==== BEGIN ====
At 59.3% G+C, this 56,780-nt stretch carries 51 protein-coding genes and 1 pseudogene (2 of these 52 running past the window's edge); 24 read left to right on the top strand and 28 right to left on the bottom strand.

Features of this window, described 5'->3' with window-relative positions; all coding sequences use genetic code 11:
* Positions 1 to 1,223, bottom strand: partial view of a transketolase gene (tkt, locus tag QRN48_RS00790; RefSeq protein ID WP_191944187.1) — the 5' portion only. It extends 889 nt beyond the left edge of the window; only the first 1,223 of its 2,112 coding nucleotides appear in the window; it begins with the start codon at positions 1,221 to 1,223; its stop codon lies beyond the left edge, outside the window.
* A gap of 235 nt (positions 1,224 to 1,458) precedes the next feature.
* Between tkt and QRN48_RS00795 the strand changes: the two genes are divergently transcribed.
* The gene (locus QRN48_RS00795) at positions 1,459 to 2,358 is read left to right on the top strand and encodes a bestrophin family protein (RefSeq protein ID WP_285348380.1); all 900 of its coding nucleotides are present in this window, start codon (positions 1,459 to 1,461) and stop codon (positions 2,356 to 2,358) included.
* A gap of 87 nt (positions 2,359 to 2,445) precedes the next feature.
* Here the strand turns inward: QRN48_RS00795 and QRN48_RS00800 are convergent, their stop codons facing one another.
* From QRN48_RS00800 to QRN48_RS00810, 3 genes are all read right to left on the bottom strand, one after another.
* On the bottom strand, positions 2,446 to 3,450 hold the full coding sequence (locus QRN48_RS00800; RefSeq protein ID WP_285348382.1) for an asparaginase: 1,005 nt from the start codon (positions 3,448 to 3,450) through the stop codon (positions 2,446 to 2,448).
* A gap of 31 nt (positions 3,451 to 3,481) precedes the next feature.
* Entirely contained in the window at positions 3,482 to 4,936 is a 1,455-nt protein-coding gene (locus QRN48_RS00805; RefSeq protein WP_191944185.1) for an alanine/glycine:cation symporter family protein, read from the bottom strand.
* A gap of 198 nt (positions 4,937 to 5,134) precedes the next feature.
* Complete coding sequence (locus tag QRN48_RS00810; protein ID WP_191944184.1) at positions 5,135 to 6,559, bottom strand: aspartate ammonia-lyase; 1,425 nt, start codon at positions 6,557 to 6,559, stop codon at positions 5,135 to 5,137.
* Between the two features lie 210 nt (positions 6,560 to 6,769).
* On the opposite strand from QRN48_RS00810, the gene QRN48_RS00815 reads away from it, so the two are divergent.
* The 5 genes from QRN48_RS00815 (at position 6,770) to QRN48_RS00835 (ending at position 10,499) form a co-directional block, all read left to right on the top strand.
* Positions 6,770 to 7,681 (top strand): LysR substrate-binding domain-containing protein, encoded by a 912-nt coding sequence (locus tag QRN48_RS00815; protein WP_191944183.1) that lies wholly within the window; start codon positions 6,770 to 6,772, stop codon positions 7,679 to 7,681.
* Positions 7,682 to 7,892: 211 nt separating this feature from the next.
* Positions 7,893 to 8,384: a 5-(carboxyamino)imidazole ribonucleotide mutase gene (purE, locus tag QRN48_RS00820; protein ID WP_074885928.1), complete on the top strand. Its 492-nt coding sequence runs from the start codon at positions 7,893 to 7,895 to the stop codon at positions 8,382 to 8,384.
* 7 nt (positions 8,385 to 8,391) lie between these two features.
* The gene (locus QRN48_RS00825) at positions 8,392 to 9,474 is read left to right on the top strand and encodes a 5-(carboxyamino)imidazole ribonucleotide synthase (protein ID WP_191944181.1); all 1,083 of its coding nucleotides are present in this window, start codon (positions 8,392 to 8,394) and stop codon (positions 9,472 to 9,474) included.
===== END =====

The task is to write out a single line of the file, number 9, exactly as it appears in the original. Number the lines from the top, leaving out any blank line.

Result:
* From QRN48_RS00800 to QRN48_RS00810, 3 genes are all read right to left on the bottom strand, one after another.